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No Joy in Mudville

If you care at all about baseball, it's tough to understand the lack of local fan support.

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Equally depressing is this line from the Buffalo News: "The switch in games will create more revenue for the league because of the potential of bigger crowds here. Each team gets 45 percent of revenues, with 10 percent going to the league."

It's not hard to see why everyone assumed Buffalo fans would turn out in bigger numbers. The Bisons drew more than 4,000 people for each of the first two games in the series. In what turned out to be the final game of the year at The Diamond Sept. 13, the Braves lured in just more than 2,000 fans — and that was with rehabbing Yankees star and deodorant pitchman Jason Giambi in the Columbus Clippers lineup.

If you care at all about baseball, it's tough to understand the lack of local fan support. The International League is one of two American leagues at the level just beneath Major League Baseball. And the Braves are affiliated with the Atlanta Braves, one of the strongest franchises in the majors. This means that some of the finest emerging baseball talent in the world is in Richmond most summer days.

Is it the money? General admission tickets are $6 — less than a movie — and tickets for preteens and seniors are only $3. And unlike going to the movies, talking to your kid or whoever you're with is an integral part of the experience.

Is it a general lack of interest in anything that isn't NASCAR or college sports? The Richmond RiverDogs ended their season here with a double-overtime playoff game attended by 2,698 — and that was a thousand more people than showed up the night before. The team brought in reigning NASCAR Winston Cup champion Matt Kenseth for a ceremomial Zamboni ride around the Coliseum in January, but he ended up waving to mostly empty stands.

Is it the marketing and publicity? There's not much buzz around the Braves. The Times-Dispatch even had an intern covering them for a chunk of the season.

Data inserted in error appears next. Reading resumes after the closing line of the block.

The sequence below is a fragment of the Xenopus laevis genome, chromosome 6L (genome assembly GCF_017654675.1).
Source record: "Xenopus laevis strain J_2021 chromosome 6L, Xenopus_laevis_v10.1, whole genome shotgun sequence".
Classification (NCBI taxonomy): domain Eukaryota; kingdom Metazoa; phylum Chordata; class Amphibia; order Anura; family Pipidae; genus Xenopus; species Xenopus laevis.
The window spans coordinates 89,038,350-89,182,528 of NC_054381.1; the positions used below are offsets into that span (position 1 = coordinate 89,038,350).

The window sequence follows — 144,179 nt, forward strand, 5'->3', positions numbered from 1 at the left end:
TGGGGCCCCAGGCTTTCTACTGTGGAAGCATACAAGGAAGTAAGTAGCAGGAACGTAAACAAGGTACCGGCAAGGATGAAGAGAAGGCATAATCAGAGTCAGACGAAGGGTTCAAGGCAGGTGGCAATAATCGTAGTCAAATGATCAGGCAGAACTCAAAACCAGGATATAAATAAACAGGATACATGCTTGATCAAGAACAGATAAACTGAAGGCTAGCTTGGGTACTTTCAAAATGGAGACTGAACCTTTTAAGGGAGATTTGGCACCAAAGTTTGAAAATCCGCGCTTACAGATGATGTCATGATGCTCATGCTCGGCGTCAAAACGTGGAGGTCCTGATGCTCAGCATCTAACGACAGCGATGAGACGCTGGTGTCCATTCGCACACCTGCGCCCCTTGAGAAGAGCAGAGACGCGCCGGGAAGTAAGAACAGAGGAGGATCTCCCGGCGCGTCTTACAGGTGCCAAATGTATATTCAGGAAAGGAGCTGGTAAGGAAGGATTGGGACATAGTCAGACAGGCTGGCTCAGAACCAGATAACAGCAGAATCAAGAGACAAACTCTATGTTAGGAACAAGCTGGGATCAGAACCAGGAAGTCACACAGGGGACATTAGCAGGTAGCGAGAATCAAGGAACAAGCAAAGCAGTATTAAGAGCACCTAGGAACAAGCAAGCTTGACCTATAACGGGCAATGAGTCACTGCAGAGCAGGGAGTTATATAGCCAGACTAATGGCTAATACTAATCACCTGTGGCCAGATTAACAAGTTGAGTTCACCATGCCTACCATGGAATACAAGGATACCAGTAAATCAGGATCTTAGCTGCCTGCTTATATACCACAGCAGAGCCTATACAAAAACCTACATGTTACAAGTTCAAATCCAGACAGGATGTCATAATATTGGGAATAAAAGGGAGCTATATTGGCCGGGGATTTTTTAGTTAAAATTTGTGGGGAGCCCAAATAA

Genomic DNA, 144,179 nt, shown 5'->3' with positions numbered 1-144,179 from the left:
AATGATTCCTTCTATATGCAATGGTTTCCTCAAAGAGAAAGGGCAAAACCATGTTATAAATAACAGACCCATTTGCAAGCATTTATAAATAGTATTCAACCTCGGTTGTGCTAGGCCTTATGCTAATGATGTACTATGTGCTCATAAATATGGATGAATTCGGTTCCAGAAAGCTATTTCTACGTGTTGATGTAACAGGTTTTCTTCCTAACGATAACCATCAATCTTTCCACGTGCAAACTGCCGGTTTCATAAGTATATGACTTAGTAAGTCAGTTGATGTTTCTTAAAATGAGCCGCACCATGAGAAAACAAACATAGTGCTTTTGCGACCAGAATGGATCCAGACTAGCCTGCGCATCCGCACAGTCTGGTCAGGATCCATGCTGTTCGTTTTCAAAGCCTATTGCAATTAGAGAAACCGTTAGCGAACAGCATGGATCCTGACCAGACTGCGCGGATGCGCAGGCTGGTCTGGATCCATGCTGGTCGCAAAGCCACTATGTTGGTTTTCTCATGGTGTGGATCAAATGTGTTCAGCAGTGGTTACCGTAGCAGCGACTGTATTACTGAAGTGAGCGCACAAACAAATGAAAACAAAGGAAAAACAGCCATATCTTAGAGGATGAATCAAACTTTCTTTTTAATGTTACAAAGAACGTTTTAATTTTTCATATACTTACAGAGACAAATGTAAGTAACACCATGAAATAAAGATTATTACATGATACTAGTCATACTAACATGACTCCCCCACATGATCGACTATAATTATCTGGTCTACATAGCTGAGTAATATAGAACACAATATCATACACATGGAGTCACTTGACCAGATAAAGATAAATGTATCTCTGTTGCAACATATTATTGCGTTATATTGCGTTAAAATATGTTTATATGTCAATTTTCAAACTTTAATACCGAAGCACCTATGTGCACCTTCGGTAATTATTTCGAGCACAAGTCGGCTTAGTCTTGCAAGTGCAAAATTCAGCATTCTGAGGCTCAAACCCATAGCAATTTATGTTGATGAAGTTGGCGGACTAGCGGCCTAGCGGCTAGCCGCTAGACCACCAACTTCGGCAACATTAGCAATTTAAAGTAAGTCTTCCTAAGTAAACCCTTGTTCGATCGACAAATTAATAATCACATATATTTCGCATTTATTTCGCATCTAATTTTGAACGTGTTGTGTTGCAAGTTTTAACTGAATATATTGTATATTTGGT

Is it the facility? Compared to Norfolk's Harbor Park and other, newer stadiums, The Diamond is dowdy. But it has the virtues of easy access and parking.

Is it the lack of star players? Again, these are stars in the making. Two of the four pitchers in a recent Style cover story ("Friday Night Fighters," July 21), Dan Meyer and Roman Colon, are now with the parent club in Atlanta. Colon has struck out Barry Bonds.

Maybe it's the siren song of the couch. Don't get me wrong — I'm a TV addict. I once had the privilege of serving as a preliminary judge for the Peabody Awards. Helping cull the field for the broadcast Pulitzers meant examining 75 entries that ranged in length from sitcom to miniseries. I spent a lot of time in a dark room with a University of Georgia professor, a grad student, a television, a VCR and pizza.

I loved it though it was hard work, even for someone who watches TV a lot. The Peabody board ignored some of our favorites, including the beautifully produced VH1 Fashion Awards and a fine movie based on the Kurt Vonnegut story "Harrison Bergeron." (My plea for "Beavis and Butt-Head," the Beckett of MTV, fell on deaf ears.)

I've been thinking a lot about another losing entry this week, the last thing you'd imagine getting a Peabody Award. It was from a small town station. It was a live broadcast of a high school football game. Getting it to air must have cost as much or more money than it made. But it was great to see broadcasters with limited resources overachieve.

We could have used those people in Buffalo last week. And we could have used their bosses in Richmond. Surely there's someone else out there who'd watch our city's team play for the championship.

If there's not, you can only wonder how much support there will be for a new stadium, which is the very thing that would rekindle interest in casual fans.

It's also sadly ironic that local interest in professional baseball appears to be waning as Central Virginia continues to turn out top-notch baseball prospects like pitcher Justin Verlander of Goochland County. In June, he was the No. 2 pick in this year's Major League draft.

But this week, there's little joy in Mudville. All parties involved — except the players and coaches — have struck out. S



Mark Mobley — no relation to International League President Randy Mobley — is editor in chief of Style Weekly.

Opinions expressed on the Back Page are those of the writer and not necessarily those of Style Weekly.




Letters to the editor may be sent to: letters@styleweekly.com


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